National Psoriasis Foundation
Parents & Youth

For kids: Talking about psoriasis with other people

Meeting people and making new friends is all part of growing up. It happens all the time when you go off to school, join clubs, participate in sports or pursue your interests. At times, the first time you meet someone can be even more difficult when you have psoriasis.

Sometimes people who don't know about psoriasis jump to conclusions about your skin. This may not seem fair or make sense, but it gives you the chance to teach them about the disease. Maybe the next time they meet someone else who has psoriasis, their reaction will be based on fact, not assumption. You can take credit for making that happen!

What should I tell interested strangers about psoriasis? 

It is much easier to explain psoriasis if you know as much as possible about the medical side of the disease. The information on this Web site will help. You are always welcome to contact the Psoriasis Foundation for more information.

Most people want to know what it is, how you got it, if they can "catch" it and how you take care of it. Depending on the circumstances, you can say more. Once they know they can't catch it and that it isn't your fault, most people are happy.

How much should I tell new friends about psoriasis?

It's up to you to decide when and how much you tell your friends about psoriasis. New friends may want to know about your treatments and about the effects that psoriasis has on you. Most people will want to know how they can help. Be sure to tell them. Even friends with the best intentions won't know you need support unless you ask for it.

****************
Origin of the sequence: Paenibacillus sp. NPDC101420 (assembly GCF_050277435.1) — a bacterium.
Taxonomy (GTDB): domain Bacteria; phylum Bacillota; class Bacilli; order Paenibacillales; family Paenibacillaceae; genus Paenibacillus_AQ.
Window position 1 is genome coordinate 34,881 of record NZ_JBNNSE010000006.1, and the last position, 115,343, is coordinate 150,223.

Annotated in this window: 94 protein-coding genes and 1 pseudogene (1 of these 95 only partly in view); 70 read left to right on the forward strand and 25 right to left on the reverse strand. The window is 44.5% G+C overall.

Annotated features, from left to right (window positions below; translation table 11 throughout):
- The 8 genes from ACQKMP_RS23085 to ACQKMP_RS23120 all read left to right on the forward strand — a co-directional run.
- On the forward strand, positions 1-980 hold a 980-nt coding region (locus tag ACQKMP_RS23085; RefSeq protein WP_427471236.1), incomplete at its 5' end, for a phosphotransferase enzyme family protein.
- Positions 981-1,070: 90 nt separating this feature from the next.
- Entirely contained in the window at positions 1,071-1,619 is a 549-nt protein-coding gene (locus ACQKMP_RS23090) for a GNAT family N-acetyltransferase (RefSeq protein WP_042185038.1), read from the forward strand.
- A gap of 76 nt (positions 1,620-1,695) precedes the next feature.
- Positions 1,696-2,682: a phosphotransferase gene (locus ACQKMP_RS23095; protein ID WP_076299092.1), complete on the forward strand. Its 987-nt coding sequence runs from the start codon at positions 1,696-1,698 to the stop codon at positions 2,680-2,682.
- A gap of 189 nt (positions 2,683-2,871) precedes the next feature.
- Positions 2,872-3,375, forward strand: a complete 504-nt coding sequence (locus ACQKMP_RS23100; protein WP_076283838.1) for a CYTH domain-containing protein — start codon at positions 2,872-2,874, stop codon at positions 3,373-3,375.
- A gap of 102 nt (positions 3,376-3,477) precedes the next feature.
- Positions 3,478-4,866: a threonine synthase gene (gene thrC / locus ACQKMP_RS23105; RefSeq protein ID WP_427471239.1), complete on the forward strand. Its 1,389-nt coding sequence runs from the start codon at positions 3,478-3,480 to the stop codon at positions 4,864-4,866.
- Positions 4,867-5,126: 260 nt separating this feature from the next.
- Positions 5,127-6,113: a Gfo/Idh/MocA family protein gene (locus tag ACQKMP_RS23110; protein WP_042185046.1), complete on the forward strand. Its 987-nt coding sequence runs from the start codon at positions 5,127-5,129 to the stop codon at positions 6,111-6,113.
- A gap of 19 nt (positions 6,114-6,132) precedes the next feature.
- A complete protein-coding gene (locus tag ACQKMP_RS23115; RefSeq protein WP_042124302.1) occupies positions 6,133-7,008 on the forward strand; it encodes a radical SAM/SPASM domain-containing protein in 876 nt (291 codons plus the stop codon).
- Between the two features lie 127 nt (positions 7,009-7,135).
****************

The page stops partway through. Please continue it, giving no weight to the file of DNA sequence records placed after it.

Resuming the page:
New friends may try to shield you from hurt and worries regarding your psoriasis. Though their intentions may be pure, protecting you can make you a victim. A victim is someone without control over a situation. It's important to remain in control over the effects of your disease. Gently show friends that you are capable and prefer to handle things related to psoriasis yourself, even though their support and care are appreciated.

Here are some ways to explain psoriasis:

  • When you have psoriasis, it means that your skin is producing skin cells faster than normal.
  • Scientists haven’t totally figured out what causes psoriasis, but it isn’t because of bad food, bad hygiene, or personality. You did not bring psoriasis on yourself.
  • It is not a contagious disease. People can’t “catch” psoriasis from you.
  • Psoriasis is something you were born with, just like your eye color or hair color.
  • Psoriasis is a chronic disease, which means that it is ongoing. Sometimes it seems better, sometimes it may get worse.
  • Researchers don’t know why some people get the disease and some people don’t, but they are trying to figure out why.

Psoriasis is a part of you, but it is not all of who you are!